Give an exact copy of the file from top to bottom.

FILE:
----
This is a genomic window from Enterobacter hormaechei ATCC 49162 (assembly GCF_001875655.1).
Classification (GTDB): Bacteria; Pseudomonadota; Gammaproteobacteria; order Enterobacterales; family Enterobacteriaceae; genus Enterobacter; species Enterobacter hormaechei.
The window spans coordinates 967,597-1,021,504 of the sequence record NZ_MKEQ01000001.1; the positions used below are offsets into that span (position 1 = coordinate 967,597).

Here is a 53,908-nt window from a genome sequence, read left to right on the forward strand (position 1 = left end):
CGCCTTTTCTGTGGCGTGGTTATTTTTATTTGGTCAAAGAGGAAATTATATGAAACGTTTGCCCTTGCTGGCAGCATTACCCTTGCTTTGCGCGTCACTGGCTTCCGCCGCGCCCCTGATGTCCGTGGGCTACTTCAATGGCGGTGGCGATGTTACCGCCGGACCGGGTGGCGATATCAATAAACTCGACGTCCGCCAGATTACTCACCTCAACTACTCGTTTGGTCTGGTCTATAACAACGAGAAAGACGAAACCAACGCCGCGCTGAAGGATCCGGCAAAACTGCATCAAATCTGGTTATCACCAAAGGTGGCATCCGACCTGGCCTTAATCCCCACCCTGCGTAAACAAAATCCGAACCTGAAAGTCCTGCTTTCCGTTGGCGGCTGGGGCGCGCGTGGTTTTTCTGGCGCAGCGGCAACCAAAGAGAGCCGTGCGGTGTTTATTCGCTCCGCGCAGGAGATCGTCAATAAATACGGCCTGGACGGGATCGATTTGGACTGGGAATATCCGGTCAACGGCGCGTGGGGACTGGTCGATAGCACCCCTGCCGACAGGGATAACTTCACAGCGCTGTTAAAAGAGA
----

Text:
This is a genomic window from Enterobacter hormaechei ATCC 49162 (assembly GCF_001875655.1).
Classification (GTDB): Bacteria; Pseudomonadota; Gammaproteobacteria; order Enterobacterales; family Enterobacteriaceae; genus Enterobacter; species Enterobacter hormaechei.
The window spans coordinates 967,597-1,021,504 of the sequence record NZ_MKEQ01000001.1; the positions used below are offsets into that span (position 1 = coordinate 967,597).

Here is a 53,908-nt window from a genome sequence, read left to right on the forward strand (position 1 = left end):
CGCCTTTTCTGTGGCGTGGTTATTTTTATTTGGTCAAAGAGGAAATTATATGAAACGTTTGCCCTTGCTGGCAGCATTACCCTTGCTTTGCGCGTCACTGGCTTCCGCCGCGCCCCTGATGTCCGTGGGCTACTTCAATGGCGGTGGCGATGTTACCGCCGGACCGGGTGGCGATATCAATAAACTCGACGTCCGCCAGATTACTCACCTCAACTACTCGTTTGGTCTGGTCTATAACAACGAGAAAGACGAAACCAACGCCGCGCTGAAGGATCCGGCAAAACTGCATCAAATCTGGTTATCACCAAAGGTGGCATCCGACCTGGCCTTAATCCCCACCCTGCGTAAACAAAATCCGAACCTGAAAGTCCTGCTTTCCGTTGGCGGCTGGGGCGCGCGTGGTTTTTCTGGCGCAGCGGCAACCAAAGAGAGCCGTGCGGTGTTTATTCGCTCCGCGCAGGAGATCGTCAATAAATACGGCCTGGACGGGATCGATTTGGACTGGGAATATCCGGTCAACGGCGCGTGGGGACTGGTCGATAGCACCCCTGCCGACAGGGATAACTTCACAGCGCTGTTAAAAGAGA